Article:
Australia Bans Lottery Betting
A ban on lottery betting in Australia was approved by parliament last week in a move that Tabcorp and local newsagents have called “a relief.” With this vote, lottery betting sites will be prohibited from taking wagers on the outcomes of lotteries after a six-month waiting period designed to give companies a chance to put an end to their lottery betting services.
Thursday’s vote came after months of mounting tensions between websites that allow customers to bet on the outcomes of lotteries, the actual operators of those lotteries and the newsagent industry.
At issue is the way in which lottery betting sites work. Rather than selling official lottery tickets to drawings held by Tabcorp-owned Tatts lottery drawings, sites such as Lottoland simply let customers wager on the outcome of upcoming drawings. In many cases, Lottoland jackpots actually dwarf the official jackpot.
The lottery betting business model has proven highly disruptive as customers find it convenient to bet online and potentially win even more than buying an official ticket. Money spent at lottery betting sites also goes straight to the operators of those sites rather than to the official lottery.
Australian Communications Minister Mitch Fifield introduced the legislation back in March and said at the time that lottery betting “undermines the longstanding community acceptance of official lottery and keno products.”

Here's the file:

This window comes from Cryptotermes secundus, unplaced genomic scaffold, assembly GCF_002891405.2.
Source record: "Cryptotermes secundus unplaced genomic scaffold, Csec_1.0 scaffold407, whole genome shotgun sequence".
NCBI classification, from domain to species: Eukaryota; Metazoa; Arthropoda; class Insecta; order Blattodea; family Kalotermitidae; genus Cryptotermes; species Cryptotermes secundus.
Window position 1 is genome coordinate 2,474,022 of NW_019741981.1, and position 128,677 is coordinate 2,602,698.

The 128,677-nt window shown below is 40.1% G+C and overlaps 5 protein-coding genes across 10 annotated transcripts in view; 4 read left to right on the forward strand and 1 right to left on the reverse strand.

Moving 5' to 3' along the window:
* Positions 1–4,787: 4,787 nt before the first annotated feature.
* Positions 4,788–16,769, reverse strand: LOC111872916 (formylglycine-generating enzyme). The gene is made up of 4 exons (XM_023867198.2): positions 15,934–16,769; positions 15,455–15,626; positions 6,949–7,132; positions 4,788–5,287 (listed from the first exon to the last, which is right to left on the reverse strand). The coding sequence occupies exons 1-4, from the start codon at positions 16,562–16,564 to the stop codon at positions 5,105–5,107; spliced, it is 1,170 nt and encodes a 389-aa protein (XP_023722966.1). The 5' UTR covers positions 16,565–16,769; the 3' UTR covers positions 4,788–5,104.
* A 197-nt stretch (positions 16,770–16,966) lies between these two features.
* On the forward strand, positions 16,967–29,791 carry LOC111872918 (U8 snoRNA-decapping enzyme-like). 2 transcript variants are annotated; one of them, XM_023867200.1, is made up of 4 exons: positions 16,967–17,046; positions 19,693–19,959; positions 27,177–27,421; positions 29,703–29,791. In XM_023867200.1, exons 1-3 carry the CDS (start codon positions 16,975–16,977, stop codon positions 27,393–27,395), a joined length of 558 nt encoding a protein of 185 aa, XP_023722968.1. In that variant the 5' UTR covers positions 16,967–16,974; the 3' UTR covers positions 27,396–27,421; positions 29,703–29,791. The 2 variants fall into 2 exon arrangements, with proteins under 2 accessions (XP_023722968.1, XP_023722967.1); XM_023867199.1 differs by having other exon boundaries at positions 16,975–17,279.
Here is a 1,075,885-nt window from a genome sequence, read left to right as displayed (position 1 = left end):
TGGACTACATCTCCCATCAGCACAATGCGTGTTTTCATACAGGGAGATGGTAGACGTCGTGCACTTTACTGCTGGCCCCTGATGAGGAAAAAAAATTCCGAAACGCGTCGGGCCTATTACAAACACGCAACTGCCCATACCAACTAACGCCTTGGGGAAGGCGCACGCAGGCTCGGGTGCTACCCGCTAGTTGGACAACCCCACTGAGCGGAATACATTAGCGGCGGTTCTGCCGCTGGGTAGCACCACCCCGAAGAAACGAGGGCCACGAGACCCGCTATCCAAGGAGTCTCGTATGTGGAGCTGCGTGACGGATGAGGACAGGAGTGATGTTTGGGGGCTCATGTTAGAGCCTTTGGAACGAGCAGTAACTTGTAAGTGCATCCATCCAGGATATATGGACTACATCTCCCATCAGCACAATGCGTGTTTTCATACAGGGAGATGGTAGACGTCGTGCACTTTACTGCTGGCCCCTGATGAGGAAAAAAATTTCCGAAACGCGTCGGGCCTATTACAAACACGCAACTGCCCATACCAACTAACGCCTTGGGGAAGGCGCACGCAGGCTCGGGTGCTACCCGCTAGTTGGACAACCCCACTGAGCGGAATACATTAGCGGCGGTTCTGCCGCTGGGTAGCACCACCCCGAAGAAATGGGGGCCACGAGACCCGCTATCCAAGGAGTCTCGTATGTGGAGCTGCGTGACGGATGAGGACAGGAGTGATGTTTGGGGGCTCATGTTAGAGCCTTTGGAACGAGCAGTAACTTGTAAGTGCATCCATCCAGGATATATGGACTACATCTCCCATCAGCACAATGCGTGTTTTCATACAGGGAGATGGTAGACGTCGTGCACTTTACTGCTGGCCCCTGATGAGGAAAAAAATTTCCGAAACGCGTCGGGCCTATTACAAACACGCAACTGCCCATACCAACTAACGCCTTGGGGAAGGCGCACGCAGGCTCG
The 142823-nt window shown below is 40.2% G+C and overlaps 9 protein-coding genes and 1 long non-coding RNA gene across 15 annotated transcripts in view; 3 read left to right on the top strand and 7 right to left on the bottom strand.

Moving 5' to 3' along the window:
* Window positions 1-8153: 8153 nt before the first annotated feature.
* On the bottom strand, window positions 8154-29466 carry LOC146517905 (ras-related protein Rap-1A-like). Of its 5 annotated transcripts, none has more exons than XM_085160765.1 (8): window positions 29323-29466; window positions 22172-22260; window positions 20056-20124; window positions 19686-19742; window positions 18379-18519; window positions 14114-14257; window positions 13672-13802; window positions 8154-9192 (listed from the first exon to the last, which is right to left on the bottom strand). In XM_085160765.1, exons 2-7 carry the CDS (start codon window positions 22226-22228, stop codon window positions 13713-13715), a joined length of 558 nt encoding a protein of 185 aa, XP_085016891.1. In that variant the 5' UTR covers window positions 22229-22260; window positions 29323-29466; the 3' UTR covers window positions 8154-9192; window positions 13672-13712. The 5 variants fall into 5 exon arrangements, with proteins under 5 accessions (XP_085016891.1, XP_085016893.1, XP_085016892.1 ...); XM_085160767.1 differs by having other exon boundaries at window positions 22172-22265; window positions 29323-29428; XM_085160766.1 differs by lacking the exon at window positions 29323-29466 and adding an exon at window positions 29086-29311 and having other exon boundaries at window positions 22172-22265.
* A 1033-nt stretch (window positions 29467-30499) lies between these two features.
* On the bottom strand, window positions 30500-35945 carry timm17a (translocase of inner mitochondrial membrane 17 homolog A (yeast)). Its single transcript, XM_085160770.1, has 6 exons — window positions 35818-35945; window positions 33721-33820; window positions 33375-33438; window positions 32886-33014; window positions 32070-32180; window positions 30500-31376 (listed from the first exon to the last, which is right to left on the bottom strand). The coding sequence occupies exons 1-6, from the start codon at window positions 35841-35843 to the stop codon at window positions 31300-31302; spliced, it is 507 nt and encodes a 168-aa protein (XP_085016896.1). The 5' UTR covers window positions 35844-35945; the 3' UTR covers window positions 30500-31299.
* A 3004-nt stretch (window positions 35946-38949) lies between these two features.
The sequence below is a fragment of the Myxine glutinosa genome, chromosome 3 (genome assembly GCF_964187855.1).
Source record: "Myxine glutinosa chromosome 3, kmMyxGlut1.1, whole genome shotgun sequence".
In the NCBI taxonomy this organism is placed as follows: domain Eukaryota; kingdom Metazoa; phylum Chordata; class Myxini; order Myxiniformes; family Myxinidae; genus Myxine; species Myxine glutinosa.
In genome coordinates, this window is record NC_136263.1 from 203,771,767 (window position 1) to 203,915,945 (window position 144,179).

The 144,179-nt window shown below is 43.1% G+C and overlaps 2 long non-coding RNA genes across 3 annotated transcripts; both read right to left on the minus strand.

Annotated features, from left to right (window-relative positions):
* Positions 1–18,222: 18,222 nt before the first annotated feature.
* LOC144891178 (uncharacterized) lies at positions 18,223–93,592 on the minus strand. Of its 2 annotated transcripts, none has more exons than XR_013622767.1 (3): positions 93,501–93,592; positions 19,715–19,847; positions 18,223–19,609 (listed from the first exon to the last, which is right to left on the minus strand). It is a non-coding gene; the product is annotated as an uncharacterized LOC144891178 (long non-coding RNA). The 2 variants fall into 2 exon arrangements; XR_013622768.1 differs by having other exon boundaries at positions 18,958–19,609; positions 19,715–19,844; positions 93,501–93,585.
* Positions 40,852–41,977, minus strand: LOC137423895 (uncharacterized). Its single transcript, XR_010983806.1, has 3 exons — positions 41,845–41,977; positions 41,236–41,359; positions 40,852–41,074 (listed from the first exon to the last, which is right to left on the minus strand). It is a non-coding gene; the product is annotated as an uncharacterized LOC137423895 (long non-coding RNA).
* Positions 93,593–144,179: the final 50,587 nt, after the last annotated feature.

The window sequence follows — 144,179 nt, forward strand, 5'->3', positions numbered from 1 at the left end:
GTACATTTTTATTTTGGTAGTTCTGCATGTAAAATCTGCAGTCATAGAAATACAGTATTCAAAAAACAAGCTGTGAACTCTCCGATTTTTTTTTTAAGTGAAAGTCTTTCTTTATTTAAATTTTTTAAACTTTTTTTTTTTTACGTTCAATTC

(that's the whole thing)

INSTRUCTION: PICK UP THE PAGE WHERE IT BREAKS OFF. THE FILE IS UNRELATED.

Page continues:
Here’s how Fifield put it back in March:
“These products [from the official lottery] enjoy community support as they generate an income stream for small retail businesses and make a significant contribution, through licence fees and taxation, to the provision of public services and infrastructure by state and territory governments.”
Gibraltar-based Lottoland has particularly raised the ire of local gaming companies newsagents and politicians with aggressive marketing tactics and an unapologetic approach to offering a better alternative than the actual lottery.
Case in point:
Lottoland Australia CEO Luke Brill responded to Thursday’s vote with a statement in which he said Lottoland “is here to stay.”
In true Lottoland fashion, Brill was unapologetic and said they plan to continue operating until the ban takes effect in 2019. He went on to say that Lottoland is “well-advanced in looking at other ways we can continue to deliver choice to the 700,000 Australians who have registered with us over the past two years.”
Brill also said this:
“it is a great pity that the Senate did not give due consideration of the unintended consequences the new laws will have – not just on our customers, but on competition and innovation.
“As we have said from the very beginning, the legislation is bad news for Australian newsagents, too, which will now be at the mercy of a huge, money-hungry monopoly in the form of Tatts Group, now owned by Tabcorp.”
Tabcorp CEO David Attenborough saw things differently, of course. In a speech he delivered prior to the vote, he said “the lottery is not there to make oodles of money for the operator. It’s there to drive returns to the community as well, but Lottoland paid zero tax and actually gave nothing back to the Victorian community at all.”
The passage of this legislation is a major win for Tabcorp and the Australian Lottery and Newsagent Association (ALNA), who have been pushing back against Lottoland from almost the moment they entered the Australian market back in 2016.
Lottoland did relent somewhat by putting an end to betting on Australian lotteries months ago, but even that wasn’t enough to satisfy Tabcorp and newsagent industry groups. The new ban will prohibit betting on all lotteries – foreign and domestic. Although Lottoland has vowed to continue operations in Australia, the decision is undoubtedly a major blow to their business model.